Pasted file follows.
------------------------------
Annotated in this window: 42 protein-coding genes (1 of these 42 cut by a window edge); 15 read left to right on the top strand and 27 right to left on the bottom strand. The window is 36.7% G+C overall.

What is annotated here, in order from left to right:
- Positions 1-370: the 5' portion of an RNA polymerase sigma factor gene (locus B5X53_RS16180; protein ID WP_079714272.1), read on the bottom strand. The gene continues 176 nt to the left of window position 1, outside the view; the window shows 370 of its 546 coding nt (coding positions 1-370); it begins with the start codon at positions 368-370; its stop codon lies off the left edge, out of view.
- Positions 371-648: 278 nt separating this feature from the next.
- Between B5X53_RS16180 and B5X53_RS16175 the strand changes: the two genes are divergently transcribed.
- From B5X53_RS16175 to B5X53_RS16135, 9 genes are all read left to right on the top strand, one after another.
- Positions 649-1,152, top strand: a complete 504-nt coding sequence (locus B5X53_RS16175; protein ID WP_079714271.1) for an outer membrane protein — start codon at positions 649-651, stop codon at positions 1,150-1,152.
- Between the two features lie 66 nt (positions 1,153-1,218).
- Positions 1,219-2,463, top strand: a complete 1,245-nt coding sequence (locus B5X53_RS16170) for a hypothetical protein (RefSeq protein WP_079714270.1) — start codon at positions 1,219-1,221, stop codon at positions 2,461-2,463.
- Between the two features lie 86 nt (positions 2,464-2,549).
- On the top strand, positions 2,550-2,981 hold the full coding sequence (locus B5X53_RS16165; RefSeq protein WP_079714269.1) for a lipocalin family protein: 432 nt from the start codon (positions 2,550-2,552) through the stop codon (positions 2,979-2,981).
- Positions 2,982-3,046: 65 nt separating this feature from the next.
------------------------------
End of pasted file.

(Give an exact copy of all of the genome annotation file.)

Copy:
Annotated in this window: 42 protein-coding genes (1 of these 42 cut by a window edge); 15 read left to right on the top strand and 27 right to left on the bottom strand. The window is 36.7% G+C overall.

What is annotated here, in order from left to right:
- Positions 1-370: the 5' portion of an RNA polymerase sigma factor gene (locus B5X53_RS16180; protein ID WP_079714272.1), read on the bottom strand. The gene continues 176 nt to the left of window position 1, outside the view; the window shows 370 of its 546 coding nt (coding positions 1-370); it begins with the start codon at positions 368-370; its stop codon lies off the left edge, out of view.
- Positions 371-648: 278 nt separating this feature from the next.
- Between B5X53_RS16180 and B5X53_RS16175 the strand changes: the two genes are divergently transcribed.
- From B5X53_RS16175 to B5X53_RS16135, 9 genes are all read left to right on the top strand, one after another.
- Positions 649-1,152, top strand: a complete 504-nt coding sequence (locus B5X53_RS16175; protein ID WP_079714271.1) for an outer membrane protein — start codon at positions 649-651, stop codon at positions 1,150-1,152.
- Between the two features lie 66 nt (positions 1,153-1,218).
- Positions 1,219-2,463, top strand: a complete 1,245-nt coding sequence (locus B5X53_RS16170) for a hypothetical protein (RefSeq protein WP_079714270.1) — start codon at positions 1,219-1,221, stop codon at positions 2,461-2,463.
- Between the two features lie 86 nt (positions 2,464-2,549).
- On the top strand, positions 2,550-2,981 hold the full coding sequence (locus B5X53_RS16165; RefSeq protein WP_079714269.1) for a lipocalin family protein: 432 nt from the start codon (positions 2,550-2,552) through the stop codon (positions 2,979-2,981).
- Positions 2,982-3,046: 65 nt separating this feature from the next.